Friday, 4 January 2019

One Woman's Struggle in Iran by Nasrin Parvaz

Reviewer: Catriona Troth

What We Thought:

In 1979, Nasrin Parvaz returned from England, where she had been studying, and became a member of a socialist party in Iran fighting for a non-Islamic state in which women had the same rights as men. Three years later, at the age of 23, she was betrayed by a comrade and arrested by the regime’s secret police.

Nasrin spent the next eight years in Iran’s prison system. She was systematically tortured, threatened with execution, starved and forced to live in appalling, horribly overcrowded conditions. One Woman’s Struggle is both an account of what happened to her during those eight years, and evidence that her spirit was never broken.



One Woman’s Struggle is not an easy book to read. The opening chapters, which detail her interrogation under torture, are devastating. This is the reality of which dystopian depictions of totalitarianism, like V for Vendetta, merely skim the surface. Small wonder that many break under torture. Far more extraordinary are those who find within themselves the strength to endure.

Once the interrogations end, the hardships and degradations of daily prison life begin. The dirtiest trick of totalitarianism is to persuade its followers that those who it oppresses are no longer entirely human. The regime in Iran played this trick with brutal effectiveness. But Nasrin’s memoir also shows how the humanity of the women in prison nonetheless survived. It is a story of friendship and mutual support, of how the women drew strength from one another and found endless small ways to show kindness and even find tiny specks of joy.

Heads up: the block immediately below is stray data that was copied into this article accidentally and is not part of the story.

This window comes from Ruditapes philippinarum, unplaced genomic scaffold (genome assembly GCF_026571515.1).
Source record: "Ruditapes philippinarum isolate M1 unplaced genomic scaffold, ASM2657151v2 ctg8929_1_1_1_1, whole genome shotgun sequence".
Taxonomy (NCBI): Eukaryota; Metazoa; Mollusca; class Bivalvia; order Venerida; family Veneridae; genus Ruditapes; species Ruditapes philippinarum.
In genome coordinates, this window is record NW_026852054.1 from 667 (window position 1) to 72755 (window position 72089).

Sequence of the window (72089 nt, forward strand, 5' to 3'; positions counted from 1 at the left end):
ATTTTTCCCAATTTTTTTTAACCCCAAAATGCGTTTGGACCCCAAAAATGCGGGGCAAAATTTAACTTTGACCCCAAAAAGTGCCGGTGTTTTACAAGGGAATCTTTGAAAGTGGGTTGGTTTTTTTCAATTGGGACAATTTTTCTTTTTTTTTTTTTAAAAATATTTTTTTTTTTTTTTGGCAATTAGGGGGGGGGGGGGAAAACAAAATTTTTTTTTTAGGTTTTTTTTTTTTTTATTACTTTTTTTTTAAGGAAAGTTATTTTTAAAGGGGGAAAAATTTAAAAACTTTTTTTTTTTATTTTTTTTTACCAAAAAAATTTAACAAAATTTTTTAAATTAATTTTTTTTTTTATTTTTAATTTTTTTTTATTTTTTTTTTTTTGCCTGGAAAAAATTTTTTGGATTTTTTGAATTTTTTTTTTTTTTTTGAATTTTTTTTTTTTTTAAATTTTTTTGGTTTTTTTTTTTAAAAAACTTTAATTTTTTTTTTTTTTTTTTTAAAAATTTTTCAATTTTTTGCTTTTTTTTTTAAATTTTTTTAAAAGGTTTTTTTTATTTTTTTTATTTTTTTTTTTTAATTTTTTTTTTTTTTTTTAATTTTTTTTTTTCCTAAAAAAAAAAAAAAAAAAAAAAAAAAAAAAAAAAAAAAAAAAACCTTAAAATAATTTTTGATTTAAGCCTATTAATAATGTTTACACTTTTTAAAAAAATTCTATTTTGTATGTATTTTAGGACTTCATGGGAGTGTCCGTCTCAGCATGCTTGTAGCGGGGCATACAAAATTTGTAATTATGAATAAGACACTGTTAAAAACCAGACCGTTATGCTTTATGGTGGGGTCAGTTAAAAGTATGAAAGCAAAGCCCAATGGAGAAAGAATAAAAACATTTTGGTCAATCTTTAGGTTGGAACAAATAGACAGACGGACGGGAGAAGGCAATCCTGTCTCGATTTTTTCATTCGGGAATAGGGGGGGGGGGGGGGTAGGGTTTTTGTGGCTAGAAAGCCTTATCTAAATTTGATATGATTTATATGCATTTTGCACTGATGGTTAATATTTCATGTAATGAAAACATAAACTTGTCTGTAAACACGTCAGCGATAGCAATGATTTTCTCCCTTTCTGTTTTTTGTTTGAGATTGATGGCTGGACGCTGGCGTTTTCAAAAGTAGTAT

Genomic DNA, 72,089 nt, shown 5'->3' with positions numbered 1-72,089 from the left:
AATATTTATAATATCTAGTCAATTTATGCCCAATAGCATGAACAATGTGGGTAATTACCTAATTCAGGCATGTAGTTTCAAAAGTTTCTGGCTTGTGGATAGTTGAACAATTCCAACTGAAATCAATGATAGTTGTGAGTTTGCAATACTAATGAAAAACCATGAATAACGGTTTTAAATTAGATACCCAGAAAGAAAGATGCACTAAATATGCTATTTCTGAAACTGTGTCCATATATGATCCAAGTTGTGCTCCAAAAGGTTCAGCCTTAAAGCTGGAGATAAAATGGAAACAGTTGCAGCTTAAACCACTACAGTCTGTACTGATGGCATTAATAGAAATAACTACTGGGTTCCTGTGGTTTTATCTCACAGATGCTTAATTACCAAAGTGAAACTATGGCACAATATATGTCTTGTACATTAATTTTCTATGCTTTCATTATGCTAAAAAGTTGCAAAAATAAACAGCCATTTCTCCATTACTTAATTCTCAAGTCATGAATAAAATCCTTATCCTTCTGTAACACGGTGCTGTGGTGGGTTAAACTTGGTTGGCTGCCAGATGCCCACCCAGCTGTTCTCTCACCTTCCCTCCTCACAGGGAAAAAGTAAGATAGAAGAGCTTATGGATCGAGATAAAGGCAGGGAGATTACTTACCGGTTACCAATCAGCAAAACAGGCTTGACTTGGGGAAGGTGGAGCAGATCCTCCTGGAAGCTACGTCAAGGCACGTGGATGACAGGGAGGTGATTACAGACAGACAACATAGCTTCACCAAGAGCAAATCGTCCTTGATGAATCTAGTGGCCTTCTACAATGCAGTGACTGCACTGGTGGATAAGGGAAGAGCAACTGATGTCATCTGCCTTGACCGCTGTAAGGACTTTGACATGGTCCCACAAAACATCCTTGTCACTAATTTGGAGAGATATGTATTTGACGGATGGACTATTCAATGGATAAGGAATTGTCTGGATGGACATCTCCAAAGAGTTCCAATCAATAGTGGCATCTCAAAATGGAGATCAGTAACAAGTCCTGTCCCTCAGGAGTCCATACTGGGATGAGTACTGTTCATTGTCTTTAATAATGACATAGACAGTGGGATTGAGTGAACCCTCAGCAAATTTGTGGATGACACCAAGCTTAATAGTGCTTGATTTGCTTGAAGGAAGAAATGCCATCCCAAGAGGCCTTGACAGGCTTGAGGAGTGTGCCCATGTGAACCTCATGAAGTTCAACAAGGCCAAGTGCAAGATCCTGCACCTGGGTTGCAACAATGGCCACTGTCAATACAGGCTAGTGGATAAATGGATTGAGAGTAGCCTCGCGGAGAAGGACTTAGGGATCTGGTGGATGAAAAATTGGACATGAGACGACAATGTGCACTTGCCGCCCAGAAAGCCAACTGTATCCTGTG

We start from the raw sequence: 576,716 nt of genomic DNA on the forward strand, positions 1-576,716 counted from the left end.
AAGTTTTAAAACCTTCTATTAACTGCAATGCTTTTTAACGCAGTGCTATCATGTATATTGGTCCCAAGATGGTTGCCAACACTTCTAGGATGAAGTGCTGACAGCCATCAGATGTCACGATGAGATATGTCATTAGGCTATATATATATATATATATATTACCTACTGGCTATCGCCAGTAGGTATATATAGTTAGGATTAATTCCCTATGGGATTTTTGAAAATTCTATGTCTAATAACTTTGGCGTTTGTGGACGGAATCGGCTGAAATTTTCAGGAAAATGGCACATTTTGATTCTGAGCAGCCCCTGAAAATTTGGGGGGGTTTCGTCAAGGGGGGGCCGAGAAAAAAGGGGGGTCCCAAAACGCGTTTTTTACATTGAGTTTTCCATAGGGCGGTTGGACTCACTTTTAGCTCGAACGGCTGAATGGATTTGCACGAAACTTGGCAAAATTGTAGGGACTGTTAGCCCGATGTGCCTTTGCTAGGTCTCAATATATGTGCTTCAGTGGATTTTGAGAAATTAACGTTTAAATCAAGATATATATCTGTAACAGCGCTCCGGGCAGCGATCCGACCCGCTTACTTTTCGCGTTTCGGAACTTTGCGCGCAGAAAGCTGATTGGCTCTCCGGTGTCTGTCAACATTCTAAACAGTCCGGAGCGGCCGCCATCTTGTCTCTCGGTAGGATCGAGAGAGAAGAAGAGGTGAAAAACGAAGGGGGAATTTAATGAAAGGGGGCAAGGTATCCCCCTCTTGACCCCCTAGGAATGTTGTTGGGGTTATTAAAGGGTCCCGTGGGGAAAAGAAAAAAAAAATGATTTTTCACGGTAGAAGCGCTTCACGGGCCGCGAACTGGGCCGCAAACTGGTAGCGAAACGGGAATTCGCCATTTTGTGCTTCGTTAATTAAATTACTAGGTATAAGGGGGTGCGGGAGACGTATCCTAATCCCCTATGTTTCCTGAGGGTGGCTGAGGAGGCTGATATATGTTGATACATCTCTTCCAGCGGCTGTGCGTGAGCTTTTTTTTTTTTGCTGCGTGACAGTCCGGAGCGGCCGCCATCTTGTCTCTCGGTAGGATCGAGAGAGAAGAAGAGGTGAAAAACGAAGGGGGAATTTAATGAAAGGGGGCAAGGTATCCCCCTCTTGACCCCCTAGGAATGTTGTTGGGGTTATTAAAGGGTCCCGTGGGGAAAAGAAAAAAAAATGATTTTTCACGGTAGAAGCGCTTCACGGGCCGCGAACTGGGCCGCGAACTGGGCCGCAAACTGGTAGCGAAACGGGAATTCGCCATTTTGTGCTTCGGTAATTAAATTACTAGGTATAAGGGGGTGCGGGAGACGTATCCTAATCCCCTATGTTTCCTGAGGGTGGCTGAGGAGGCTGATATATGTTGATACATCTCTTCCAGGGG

The book begins and ends with fleeting encounter, when Nasrin recognises one of her tormentors in a London supermarket. The guard is terrified, but Nasrin turns and walks out into the spring sunshine.

Some things in Iran have changed since Nasrin was released. The interrogation centre where she was first held has been turned into a museum. School children are taken there on tours, but they are told that it was only used in the Shah’s time. Other things remain. In an echo of an incident described in the book, when international ambassadors visited Evin Prison earlier this year, political prisoners were hidden away where they could not be seen.

This book, however, is not simply about the prison system in Iran. It is about oppression – and especially the oppression of women – wherever it takes place. It deserves to stand with Primo Levi’s If This Is A Man as an indictment of cruelty, brutality and the dehumanising of fellow human beings.

You can read Catriona Troth's interview with Nasrin Parvaz on Words with Jam.

Parvaz has written a novel based on her experiences - The Secret Letters from X to A - which is also published by Victorina

You'll Enjoy This If You Loved: If This Is Man by Primo Levi, A Thousand Splendid Suns by Khaled Hosseini

Avoid If You Dislike: Reading details of torture

Perfect Accompaniment: A cup of tea and a donation to Freedom From Torture

Genre: Non-fiction, Memoir

Available on Amazon

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